Help Stop Waste Facility Fires
Updated: Dec 9, 2019
Many RC cars, drones, and personal handheld devices are all powered by a specific type of battery called a lithium polymer battery. Because lithium polymer batteries are pliable, lack a protective outer shell and provide a strong initial surge of energy, they have been involved in, or have been suspected in fires occurring in solid waste management facilities (i.e. route trucks, landfill and recycling transfer stations).
Lithium polymer batteries have a higher risk of going through what is known as “thermal runaway”. Thermal runaway is an uncontrollable build-up of heat within a battery to a point the battery fails - releasing large amounts of energy all at once, catching fire or igniting surrounding material such as paper, chemicals or trash.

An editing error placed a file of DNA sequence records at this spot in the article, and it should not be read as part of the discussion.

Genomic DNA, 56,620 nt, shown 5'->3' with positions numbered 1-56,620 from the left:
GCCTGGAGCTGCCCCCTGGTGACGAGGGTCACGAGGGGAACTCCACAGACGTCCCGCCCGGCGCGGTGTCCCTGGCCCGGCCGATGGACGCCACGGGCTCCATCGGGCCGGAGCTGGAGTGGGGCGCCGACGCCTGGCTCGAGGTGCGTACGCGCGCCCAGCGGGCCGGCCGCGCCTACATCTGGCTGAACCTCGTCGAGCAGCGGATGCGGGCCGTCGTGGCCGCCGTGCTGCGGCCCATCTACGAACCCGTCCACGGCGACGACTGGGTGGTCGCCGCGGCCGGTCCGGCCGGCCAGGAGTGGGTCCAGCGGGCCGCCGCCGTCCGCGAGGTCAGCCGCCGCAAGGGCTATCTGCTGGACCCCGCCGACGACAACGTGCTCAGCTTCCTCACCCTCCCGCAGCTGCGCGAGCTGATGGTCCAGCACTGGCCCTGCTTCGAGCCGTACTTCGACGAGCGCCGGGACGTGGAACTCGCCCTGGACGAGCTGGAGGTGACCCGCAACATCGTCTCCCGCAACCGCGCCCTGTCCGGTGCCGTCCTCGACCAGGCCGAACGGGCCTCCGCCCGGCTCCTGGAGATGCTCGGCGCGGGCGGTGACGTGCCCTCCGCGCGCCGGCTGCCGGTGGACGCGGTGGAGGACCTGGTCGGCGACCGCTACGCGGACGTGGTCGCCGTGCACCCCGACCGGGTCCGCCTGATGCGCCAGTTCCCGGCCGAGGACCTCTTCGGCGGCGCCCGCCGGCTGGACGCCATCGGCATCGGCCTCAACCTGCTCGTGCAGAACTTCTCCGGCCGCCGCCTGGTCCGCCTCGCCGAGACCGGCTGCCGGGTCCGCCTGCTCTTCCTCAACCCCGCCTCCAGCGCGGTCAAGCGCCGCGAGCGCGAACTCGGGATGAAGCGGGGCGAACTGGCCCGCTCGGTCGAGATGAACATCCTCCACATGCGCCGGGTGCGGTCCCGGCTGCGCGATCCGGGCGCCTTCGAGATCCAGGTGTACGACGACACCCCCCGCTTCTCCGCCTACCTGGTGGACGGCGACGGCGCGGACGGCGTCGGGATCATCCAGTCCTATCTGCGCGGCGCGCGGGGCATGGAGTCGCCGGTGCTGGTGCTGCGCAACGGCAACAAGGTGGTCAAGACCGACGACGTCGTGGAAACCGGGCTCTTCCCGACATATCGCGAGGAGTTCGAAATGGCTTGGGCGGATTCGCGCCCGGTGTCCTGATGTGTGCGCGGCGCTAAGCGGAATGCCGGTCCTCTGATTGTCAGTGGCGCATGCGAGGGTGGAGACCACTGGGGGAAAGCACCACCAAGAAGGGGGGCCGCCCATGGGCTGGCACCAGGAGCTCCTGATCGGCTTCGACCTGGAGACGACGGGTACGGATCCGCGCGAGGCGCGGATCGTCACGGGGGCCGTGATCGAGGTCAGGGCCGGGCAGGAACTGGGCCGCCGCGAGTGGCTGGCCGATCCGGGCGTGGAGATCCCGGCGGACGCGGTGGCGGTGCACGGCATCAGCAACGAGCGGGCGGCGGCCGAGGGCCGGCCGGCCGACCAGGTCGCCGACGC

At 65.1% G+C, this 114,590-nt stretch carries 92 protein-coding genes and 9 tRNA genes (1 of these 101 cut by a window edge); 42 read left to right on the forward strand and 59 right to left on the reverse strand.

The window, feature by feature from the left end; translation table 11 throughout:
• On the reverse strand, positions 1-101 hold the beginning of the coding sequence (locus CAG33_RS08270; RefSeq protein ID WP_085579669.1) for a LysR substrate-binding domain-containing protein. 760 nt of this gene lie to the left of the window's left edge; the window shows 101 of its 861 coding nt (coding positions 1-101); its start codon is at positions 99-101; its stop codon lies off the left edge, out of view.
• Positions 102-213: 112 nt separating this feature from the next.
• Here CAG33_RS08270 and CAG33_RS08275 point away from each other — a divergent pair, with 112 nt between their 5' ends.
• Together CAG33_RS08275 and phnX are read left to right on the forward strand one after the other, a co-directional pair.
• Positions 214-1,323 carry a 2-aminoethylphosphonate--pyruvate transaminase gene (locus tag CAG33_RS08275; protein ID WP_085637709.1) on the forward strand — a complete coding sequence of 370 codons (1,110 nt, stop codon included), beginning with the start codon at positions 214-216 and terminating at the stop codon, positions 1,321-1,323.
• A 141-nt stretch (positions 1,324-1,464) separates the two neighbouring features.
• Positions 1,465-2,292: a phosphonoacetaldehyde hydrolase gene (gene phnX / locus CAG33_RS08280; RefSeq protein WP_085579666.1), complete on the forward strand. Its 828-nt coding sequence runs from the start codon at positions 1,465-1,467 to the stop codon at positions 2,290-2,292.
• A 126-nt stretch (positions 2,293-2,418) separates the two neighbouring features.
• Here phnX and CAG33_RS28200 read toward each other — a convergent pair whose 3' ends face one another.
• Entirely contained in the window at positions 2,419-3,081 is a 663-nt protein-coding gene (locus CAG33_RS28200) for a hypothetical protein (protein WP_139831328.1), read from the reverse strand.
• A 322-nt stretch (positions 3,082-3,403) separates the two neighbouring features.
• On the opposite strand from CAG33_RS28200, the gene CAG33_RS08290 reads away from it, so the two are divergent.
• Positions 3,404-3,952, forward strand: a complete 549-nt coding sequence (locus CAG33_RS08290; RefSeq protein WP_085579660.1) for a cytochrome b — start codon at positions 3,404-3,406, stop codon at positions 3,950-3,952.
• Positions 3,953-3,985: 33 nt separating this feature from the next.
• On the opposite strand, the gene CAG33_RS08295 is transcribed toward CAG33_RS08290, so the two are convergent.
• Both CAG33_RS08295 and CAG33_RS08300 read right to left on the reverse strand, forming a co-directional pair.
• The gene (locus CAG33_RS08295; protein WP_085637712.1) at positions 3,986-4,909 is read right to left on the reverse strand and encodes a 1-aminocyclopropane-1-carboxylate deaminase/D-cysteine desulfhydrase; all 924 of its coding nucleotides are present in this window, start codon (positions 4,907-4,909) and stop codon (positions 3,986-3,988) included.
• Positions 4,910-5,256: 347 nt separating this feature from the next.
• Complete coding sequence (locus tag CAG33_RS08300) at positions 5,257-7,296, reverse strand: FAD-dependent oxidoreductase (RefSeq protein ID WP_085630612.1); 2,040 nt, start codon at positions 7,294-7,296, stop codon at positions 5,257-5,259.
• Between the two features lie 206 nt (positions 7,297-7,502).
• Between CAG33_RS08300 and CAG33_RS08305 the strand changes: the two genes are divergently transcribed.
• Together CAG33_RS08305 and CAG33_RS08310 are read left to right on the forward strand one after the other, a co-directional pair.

To paraphrase Smokey the Bear, YOU can prevent battery fires … and have an important role in preventing lithium polymer battery fires at waste facilities! Before throwing out any battery-powered device, toy or powered electronic, remove the batteries from the device and dispose of them properly. It is good practice to remove batteries from devices that will be stored for long periods of time especially in extremely hot or cold environments.
Damaged batteries will appear swollen or “puffy” and may be hot to the touch. If you come across any damaged rechargeable batteries, especially lithium polymer batteries, place the damaged battery in a metal container that has a metal lid. Fill the metal container with a non-combustible material, like oil dry or cat litter, covering the battery and seal the lid.
All types of batteries, whether damaged or undamaged, can be brought to the Hazardous Material Recovery (HMR) Facility for proper disposal at a small fee.